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2 Stroke Racing

By: Sally Aquire - Updated: 16 Jan 2015 | comments*Discuss
2 Stroke Racing

In the UK, karting is divided into two main categories, which are known as 4-stroke racing and 2-stroke racing. Most of the karting classes in the UK fall into either of these categories. This article concentrates predominantly on 2-stroke racing, but we have a separate article on '4-stroke racing', if you want to read more about that aspect of karting.

What is 2-stroke Kart Racing?

2-stroke kart engines were originally used in motorcycles, but this is no longer particularly the case, as they are now created by specific kart engine manufacturers like Comer, TM, Yamaha and Rotax. 2-stroke kart engines can range from 4 hp (horsepower) to 7 hp, depending on the power of the engine. For example, a Formula A kart with a 100cc 2-stroke engine can generally go from 0 to 60 mph (miles per hour) in less than five seconds, and can reach 85 mph as a maximum speed. A single cylinder 60cc engine tends to have between 4 and 7 hp, while a much more powerful twin 250cc engine can reach 90 hp. 100cc 2-stroke kart engines can run up to 19,000 rmp (revs per minute). Most modern kart engines are water-cooled, in sharp contrast to the air-cooled varieties that were used in the sport. 4-stroke kart engines are usually air-cooled.

Which Karting Classes Use Karts with 2-stroke Engines?

There are several karting classes in the UK that use karts with 2-stroke engines. Some of these are briefly discussed in this section (you can read our 'Junior Karting Classes' and 'Senior Karting Classes' articles to see more information about many UK karting classes):

  • Comer Cadet: This karting class is part of the Cadet class of kart racing and is aimed at children aged eight to twelve. The karts in this class use 60cc Comer 2-stroke engines.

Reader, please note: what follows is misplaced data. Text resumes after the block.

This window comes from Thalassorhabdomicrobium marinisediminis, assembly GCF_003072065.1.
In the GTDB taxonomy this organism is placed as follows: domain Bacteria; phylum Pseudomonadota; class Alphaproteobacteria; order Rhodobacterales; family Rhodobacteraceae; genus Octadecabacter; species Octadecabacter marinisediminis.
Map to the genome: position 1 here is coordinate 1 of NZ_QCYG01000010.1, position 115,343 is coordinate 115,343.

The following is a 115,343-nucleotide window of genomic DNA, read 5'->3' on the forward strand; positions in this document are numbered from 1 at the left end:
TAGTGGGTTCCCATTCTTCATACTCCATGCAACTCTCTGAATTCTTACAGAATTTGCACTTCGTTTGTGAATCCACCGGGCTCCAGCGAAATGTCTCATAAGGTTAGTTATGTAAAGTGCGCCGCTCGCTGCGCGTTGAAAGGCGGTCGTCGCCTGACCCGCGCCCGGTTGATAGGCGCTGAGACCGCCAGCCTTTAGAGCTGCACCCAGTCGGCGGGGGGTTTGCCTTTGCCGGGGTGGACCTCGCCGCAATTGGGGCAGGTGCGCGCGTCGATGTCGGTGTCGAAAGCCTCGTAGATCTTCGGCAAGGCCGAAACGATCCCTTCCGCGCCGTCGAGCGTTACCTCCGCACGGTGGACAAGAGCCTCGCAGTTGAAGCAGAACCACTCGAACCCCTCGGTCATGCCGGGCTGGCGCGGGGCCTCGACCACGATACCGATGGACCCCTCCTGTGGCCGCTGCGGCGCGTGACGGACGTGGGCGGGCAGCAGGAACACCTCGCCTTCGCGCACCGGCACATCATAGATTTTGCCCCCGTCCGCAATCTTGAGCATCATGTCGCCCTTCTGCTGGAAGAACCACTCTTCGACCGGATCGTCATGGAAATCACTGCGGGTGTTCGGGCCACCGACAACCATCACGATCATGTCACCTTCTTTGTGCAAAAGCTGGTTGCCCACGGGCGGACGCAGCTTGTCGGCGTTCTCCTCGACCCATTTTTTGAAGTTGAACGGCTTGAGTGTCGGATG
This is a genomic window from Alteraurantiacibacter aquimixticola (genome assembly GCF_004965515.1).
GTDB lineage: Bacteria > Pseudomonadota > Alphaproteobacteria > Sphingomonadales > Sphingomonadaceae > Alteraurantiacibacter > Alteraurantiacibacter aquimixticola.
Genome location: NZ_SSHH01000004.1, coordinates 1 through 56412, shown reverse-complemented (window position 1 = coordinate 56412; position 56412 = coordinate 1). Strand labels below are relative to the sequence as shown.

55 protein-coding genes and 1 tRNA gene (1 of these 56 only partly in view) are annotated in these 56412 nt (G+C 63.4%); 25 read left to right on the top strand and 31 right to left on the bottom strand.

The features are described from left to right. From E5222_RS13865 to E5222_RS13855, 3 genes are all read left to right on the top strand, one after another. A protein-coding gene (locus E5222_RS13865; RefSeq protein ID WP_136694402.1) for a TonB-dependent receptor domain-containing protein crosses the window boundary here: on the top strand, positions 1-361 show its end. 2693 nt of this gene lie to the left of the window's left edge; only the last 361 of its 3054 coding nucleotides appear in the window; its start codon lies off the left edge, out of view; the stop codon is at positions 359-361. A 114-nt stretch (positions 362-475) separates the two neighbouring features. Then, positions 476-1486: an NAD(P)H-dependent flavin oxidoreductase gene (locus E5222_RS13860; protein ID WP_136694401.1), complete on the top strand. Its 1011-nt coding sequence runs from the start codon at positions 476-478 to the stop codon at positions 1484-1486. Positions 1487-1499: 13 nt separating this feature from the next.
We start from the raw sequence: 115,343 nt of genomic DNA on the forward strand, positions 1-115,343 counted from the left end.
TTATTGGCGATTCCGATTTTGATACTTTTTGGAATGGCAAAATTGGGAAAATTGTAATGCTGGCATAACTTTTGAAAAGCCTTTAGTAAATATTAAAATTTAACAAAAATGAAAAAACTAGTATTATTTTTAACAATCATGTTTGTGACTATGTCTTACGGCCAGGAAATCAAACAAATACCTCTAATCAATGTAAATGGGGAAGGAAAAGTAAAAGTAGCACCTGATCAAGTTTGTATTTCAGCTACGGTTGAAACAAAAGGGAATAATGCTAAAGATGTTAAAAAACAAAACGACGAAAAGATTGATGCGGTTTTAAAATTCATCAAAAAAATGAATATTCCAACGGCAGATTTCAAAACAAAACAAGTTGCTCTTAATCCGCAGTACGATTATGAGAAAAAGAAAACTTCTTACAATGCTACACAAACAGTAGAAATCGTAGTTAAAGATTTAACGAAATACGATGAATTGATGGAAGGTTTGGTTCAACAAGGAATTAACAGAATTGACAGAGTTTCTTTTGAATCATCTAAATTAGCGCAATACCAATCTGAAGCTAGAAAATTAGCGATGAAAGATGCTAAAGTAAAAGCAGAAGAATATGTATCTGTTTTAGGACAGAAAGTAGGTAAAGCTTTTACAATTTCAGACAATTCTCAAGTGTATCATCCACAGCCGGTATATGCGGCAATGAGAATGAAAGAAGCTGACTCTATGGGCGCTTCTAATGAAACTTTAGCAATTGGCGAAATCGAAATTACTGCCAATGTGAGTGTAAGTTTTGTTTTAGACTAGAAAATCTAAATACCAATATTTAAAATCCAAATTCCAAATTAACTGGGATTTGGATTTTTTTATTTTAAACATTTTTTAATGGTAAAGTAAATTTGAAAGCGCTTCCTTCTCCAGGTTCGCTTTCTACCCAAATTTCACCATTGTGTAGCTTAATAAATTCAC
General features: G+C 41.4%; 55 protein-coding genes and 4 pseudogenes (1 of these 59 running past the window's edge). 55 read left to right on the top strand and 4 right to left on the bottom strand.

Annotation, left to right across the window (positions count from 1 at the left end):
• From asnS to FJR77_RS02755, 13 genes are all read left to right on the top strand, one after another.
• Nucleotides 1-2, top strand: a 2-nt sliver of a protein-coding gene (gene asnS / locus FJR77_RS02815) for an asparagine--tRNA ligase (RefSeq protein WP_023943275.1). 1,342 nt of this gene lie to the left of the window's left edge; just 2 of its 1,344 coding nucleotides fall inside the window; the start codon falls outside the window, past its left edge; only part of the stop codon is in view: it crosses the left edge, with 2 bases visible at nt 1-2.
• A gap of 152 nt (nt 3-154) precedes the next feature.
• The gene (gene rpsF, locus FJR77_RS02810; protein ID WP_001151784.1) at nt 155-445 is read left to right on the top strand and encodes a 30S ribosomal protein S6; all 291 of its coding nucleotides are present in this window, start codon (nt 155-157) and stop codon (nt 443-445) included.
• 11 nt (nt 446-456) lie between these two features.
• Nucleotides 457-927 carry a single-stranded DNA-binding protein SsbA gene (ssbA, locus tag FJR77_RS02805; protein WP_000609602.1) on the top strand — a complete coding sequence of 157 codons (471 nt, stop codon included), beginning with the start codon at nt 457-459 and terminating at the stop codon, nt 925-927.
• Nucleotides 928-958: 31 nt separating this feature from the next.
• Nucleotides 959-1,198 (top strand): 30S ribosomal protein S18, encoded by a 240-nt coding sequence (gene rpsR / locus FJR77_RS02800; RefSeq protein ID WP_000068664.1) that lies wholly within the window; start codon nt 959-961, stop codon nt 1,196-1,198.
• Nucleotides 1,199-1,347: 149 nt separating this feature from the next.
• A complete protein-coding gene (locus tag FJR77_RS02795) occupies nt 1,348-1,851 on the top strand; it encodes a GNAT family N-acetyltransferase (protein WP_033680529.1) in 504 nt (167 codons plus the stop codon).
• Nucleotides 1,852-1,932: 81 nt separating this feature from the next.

• Rotax Max 125: This karting class is part of the Senior class of karting, which all karters are classed as being part of once they have turned sixteen. The karts in this class use Rotax FR125 Max sealed 2-stroke engines with clutch.
  • ICA (Intercontinental): This karting class is part of the Senior class of karting, which any karter can become part of after the age of sixteen. The karts in this class use reed valve 2-stroke engines (karts with 100cc engines are the most powerful that are allowed to take part in this karting class).
  • 210 Gearbox: This karting class is part of the Gearbox class of karting. The karts in this class use Villiers 9E air-cooled 2-stroke engines (or replicas of this type of engines). As with all other senior karting classes in the UK, karters in this class are all aged over sixteen.

Petrol Engines

If your kart uses a 2-stroke petrol engine, it will require more maintenance. They have to be completely stripped down after 35 hours of karting, and this must be done by a professional. If you don't own your own kart and are reliant on those owned by a karting track, this won't be a problem as you won't need to take on maintenance costs and duties.

2-stroke karting is an important part of karting for most go-kart drivers, as many of the karting classes in the UK uses karts with these engines.

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Share Your Story, Join the Discussion or Seek Advice..
@Dre - you don't say how old you are, so I have included a link to the British Schools Carting Championship site which should give you all the information you need to know to get you started, link here. If you are a bit older I have included a link to the UK Motor Sports Assc here. I hope this helps.
GoingKarting - 19-Jan-15 @ 12:49 PM
Hey there, I'm really interested in starting karting. I'm fairly new to it all and just want advice and anything to help me move forward to beginning a karting career. Things like what's best to start off with, a 2 stroke or 4? Just anything would be really helpful and much appreciated. Thank you
Dre - 16-Jan-15 @ 10:39 PM
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